Can you imagine what Whistler would be like if visionaries had not put the Whistler Housing Authority (WHA) in place in 1997?
Can you imagine how much more challenging things would be here if the Resort Municipality of Whistler (RMOW), our council of the day and a few crucial stakeholders had built a temporary 2010 Olympic and Paralympic Athletes' Village instead of investing in the new neighbourhood of Cheakamus Crossing?
It is true that by every metric we use, housing is consistently at the top of the list of concerns, and it should be there.
But there also has to be an understanding that there is only so much local government can do to keep roofs over people's heads.
This week saw our council and mayor adopt changes to the employee housing policy, which will help to keep a strong focus on the priority of the program, which is housing workers affordably.
WHA housing is not there for those aging out, cashing in and hoping to stay in a nice building for low rent in their golden years.
This is a rather harsh reality as many of those heading into retirement want to stay here but also need to sell their homes to do so and secretly hoped that they could find secure seniors' rental housing appropriate to their needs. One of the most challenging issues in this community is the merry-go-round of rental. Landlords often ask tenants to leave and from a senior's point of view (or anyone really), this is distressing and stressful.
But to be eligible for employee housing, the applicant must have household assets of less than $300,000. Gone is the ban on owning another property as a criteria; instead, all assets are looked at globally, so cash, bonds, stocks, mutual funds and term deposits, Tax Free Savings Accounts (TFSA), real estate equity (net of debt), business equity in a private incorporated company, including GICs, cash, stocks, bonds or real estate equity.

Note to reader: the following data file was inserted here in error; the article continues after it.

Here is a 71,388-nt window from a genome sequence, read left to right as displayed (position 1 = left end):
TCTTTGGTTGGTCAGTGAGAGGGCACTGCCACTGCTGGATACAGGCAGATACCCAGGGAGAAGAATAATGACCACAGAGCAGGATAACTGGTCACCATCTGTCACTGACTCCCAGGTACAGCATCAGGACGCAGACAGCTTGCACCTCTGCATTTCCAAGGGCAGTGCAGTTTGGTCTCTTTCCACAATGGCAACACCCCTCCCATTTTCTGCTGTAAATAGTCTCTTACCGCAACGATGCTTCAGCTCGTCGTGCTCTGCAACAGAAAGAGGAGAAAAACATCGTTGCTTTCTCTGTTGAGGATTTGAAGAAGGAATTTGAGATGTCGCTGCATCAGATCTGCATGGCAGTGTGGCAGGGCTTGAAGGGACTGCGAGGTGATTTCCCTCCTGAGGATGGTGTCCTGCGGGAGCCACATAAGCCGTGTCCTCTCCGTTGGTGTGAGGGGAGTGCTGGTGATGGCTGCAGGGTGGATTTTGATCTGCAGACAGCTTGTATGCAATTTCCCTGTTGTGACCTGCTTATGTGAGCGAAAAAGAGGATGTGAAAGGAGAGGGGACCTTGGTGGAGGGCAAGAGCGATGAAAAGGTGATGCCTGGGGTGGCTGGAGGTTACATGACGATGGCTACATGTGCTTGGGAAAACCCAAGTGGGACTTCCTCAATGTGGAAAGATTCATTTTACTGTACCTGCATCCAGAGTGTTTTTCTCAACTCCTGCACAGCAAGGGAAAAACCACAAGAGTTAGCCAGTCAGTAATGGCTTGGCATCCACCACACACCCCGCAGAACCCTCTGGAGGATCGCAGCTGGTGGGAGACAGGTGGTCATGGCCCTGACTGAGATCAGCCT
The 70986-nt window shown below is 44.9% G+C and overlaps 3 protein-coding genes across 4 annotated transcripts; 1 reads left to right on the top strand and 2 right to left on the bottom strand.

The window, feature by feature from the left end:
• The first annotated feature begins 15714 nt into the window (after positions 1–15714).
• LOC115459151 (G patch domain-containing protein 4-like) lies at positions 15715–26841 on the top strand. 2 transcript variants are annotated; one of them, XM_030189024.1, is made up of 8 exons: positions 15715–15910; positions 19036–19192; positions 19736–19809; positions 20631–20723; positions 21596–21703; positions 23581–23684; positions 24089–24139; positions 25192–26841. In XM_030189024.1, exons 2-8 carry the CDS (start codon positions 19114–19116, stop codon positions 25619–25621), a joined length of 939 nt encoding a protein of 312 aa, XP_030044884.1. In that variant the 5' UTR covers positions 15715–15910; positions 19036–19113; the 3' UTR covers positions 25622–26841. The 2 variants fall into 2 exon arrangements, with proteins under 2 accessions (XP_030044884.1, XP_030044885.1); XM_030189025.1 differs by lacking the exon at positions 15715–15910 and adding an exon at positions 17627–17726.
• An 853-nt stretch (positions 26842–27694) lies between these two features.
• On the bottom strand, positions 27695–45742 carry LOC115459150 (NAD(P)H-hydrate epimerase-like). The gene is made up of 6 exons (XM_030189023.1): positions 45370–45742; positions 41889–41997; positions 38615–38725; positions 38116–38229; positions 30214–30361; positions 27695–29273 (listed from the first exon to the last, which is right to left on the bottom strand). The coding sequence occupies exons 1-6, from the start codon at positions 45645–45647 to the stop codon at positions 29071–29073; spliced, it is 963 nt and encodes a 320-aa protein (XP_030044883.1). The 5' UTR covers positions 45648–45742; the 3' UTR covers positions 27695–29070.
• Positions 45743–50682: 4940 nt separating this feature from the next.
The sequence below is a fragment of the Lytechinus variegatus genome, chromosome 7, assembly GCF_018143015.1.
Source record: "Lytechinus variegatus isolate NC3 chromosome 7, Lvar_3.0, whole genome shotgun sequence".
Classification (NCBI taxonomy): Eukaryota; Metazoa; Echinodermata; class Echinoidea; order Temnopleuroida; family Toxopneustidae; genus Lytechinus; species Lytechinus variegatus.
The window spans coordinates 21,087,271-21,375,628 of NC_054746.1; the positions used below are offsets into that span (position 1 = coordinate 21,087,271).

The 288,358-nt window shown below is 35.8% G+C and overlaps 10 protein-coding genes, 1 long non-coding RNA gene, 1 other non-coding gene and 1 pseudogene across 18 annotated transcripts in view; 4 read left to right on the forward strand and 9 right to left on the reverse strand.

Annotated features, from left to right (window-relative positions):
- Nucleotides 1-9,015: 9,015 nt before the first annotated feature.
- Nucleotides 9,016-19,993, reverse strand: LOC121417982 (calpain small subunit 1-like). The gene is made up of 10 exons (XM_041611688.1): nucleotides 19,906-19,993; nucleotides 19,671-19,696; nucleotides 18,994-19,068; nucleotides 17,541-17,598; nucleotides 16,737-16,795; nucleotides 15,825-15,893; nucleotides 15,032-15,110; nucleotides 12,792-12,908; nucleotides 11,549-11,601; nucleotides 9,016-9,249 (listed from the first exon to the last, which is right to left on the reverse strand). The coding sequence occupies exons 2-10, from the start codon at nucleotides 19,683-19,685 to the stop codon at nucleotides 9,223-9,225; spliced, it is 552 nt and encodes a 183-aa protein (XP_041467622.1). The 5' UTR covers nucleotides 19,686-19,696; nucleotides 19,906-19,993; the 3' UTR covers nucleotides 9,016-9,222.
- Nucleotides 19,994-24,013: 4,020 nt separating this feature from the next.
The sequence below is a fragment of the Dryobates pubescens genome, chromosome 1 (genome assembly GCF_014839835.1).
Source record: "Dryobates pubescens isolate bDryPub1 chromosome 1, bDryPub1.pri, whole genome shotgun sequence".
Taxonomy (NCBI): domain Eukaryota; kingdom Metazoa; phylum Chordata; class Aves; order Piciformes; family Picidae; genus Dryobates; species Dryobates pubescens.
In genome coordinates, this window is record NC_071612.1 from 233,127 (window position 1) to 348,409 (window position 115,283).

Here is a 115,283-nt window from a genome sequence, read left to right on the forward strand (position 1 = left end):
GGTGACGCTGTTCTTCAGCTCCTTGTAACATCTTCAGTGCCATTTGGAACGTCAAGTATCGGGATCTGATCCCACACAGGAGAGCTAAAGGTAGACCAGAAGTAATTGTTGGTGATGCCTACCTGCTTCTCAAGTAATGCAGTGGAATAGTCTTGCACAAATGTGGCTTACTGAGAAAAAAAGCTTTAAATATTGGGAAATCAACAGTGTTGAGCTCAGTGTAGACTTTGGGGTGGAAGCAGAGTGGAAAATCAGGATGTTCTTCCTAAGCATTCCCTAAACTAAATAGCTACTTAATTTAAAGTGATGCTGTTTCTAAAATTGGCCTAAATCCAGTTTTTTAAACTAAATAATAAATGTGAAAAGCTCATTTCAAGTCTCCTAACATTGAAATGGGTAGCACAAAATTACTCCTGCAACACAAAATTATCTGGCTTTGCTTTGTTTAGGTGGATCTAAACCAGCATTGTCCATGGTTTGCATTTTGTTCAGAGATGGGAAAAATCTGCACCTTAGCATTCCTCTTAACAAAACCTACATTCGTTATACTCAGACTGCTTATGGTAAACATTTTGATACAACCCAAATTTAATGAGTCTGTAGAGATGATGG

And for seniors, the eligibility criteria sees you having to live and work here 10 years out of the previous 12, up from five of the last six years.
Again—it's an effort to reach those in need who are truly long-term community residents.
For years, we have heard the many stories of people who abuse the WHA housing policies. And it is infuriating. But it must also be remembered that while there is a global vision statement and policy, the reality is that different buildings, or even neighbourhoods, which came online at different times, have different rules.
There has even been an issue with suites, mandated to go into market homes with a view to being part of employee rental pool, sitting empty because while the suite had to be put in, there was no provision that said it had to be rented out. In other cases, the rate at which the suite would be rented is so low as to make it not worth the landlords' investment in view of the risk of damage from tenants.
And enforcement and follow-up on abiding by the rules has been really challenging for the WHA.
How does it access information to prove that two people are living in a place while one of them own and rents out a market home in Whistler?
This new policy, we hope, comes with some teeth. The WHA and the RMOW are getting ready to hire a employee housing compliance officer who will perform audit processes, investigate and follow up on the use of all employee housing, including annual statutory declarations. There will be an independent verification service, that will perform the review of applicant's financial documentation on behalf of the WHA.
This will include an annual audit for the rental program, with the onus on the applicant to report their financial and work situation using proper documentation. Failure to do this could mean losing their WHA home.
There is much to applaud in the changes, with the focus clearly on helping those who are at the lower end of the earning and housing spectrum.
But it does nothing for the middle portion of residents who are squeezed from both sides. They earn a bit too much to qualify for WHA subsidy, but to buy into the market means spending considerably more than 30 per cent of household gross income on housing (Canadian Mortgage and Housing Corporation's affordability metric).
What we all know from the years of dealing with this issue is that there are no easy answers, there is no one-size-fits-all solution. But we must keep moving forward while remembering that, incredibly, 81 per cent of our employees work and play where they live.